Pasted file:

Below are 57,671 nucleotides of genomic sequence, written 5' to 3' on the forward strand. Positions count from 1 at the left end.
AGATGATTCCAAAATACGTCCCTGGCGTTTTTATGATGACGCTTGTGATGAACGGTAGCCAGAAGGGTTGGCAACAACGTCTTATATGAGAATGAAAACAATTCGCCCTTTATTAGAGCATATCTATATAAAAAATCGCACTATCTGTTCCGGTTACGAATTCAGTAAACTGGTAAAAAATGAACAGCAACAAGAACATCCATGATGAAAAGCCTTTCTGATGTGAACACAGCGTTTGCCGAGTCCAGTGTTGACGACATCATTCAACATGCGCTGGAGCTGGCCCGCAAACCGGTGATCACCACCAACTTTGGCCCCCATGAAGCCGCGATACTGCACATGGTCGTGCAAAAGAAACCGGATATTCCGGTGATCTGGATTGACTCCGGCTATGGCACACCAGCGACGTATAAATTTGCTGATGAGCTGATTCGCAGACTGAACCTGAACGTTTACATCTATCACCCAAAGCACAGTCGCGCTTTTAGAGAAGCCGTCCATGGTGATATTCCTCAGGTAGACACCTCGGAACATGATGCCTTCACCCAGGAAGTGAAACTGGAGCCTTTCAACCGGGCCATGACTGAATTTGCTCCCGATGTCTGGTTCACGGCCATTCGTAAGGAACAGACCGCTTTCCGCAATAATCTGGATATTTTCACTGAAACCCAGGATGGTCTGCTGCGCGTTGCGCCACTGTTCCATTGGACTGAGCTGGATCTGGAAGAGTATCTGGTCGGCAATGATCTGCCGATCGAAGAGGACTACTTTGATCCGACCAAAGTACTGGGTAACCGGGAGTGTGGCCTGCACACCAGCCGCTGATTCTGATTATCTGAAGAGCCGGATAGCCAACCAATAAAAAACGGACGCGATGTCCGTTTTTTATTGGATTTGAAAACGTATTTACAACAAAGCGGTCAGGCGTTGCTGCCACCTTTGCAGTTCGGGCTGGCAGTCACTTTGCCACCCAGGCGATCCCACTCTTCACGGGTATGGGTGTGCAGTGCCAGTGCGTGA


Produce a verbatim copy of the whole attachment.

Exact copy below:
Below are 57,671 nucleotides of genomic sequence, written 5' to 3' on the forward strand. Positions count from 1 at the left end.
AGATGATTCCAAAATACGTCCCTGGCGTTTTTATGATGACGCTTGTGATGAACGGTAGCCAGAAGGGTTGGCAACAACGTCTTATATGAGAATGAAAACAATTCGCCCTTTATTAGAGCATATCTATATAAAAAATCGCACTATCTGTTCCGGTTACGAATTCAGTAAACTGGTAAAAAATGAACAGCAACAAGAACATCCATGATGAAAAGCCTTTCTGATGTGAACACAGCGTTTGCCGAGTCCAGTGTTGACGACATCATTCAACATGCGCTGGAGCTGGCCCGCAAACCGGTGATCACCACCAACTTTGGCCCCCATGAAGCCGCGATACTGCACATGGTCGTGCAAAAGAAACCGGATATTCCGGTGATCTGGATTGACTCCGGCTATGGCACACCAGCGACGTATAAATTTGCTGATGAGCTGATTCGCAGACTGAACCTGAACGTTTACATCTATCACCCAAAGCACAGTCGCGCTTTTAGAGAAGCCGTCCATGGTGATATTCCTCAGGTAGACACCTCGGAACATGATGCCTTCACCCAGGAAGTGAAACTGGAGCCTTTCAACCGGGCCATGACTGAATTTGCTCCCGATGTCTGGTTCACGGCCATTCGTAAGGAACAGACCGCTTTCCGCAATAATCTGGATATTTTCACTGAAACCCAGGATGGTCTGCTGCGCGTTGCGCCACTGTTCCATTGGACTGAGCTGGATCTGGAAGAGTATCTGGTCGGCAATGATCTGCCGATCGAAGAGGACTACTTTGATCCGACCAAAGTACTGGGTAACCGGGAGTGTGGCCTGCACACCAGCCGCTGATTCTGATTATCTGAAGAGCCGGATAGCCAACCAATAAAAAACGGACGCGATGTCCGTTTTTTATTGGATTTGAAAACGTATTTACAACAAAGCGGTCAGGCGTTGCTGCCACCTTTGCAGTTCGGGCTGGCAGTCACTTTGCCACCCAGGCGATCCCACTCTTCACGGGTATGGGTGTGCAGTGCCAGTGCGTGA